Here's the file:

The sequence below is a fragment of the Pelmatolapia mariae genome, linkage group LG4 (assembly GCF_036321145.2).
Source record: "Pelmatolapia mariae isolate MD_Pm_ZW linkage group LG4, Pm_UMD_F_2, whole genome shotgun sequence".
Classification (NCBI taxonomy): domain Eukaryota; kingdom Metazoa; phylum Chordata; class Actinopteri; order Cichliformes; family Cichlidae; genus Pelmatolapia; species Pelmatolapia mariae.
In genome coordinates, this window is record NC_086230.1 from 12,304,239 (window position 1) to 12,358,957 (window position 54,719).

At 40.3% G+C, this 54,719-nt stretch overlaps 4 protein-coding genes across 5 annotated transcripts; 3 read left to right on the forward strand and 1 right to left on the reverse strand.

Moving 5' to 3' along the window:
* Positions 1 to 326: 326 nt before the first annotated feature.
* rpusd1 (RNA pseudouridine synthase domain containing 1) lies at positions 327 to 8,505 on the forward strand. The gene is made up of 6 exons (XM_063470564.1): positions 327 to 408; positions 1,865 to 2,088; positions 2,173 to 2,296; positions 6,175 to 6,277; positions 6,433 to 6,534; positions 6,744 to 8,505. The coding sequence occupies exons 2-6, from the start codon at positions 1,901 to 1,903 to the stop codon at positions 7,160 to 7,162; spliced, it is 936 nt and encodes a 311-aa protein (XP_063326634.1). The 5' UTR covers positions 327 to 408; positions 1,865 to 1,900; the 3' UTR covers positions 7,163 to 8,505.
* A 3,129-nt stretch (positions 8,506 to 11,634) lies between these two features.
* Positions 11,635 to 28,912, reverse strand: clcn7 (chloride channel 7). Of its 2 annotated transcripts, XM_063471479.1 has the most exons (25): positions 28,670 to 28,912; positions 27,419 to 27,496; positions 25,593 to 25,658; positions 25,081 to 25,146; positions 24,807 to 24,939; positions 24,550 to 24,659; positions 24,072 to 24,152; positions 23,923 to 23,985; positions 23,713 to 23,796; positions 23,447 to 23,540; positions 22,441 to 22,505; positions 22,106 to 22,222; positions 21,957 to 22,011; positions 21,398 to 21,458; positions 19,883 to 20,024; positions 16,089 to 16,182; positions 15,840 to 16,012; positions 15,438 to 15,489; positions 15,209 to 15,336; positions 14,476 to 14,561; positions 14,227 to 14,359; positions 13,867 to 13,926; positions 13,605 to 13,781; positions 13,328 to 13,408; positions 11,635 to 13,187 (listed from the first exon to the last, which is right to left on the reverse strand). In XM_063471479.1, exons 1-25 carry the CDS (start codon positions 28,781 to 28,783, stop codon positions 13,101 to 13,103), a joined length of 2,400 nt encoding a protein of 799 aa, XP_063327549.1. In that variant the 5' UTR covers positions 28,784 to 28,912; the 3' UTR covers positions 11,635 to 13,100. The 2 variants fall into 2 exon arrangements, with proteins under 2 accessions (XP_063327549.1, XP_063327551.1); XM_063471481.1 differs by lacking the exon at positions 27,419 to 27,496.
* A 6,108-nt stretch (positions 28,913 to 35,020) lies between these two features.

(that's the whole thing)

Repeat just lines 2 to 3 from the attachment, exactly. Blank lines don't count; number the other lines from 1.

Source record: "Pelmatolapia mariae isolate MD_Pm_ZW linkage group LG4, Pm_UMD_F_2, whole genome shotgun sequence".
Classification (NCBI taxonomy): domain Eukaryota; kingdom Metazoa; phylum Chordata; class Actinopteri; order Cichliformes; family Cichlidae; genus Pelmatolapia; species Pelmatolapia mariae.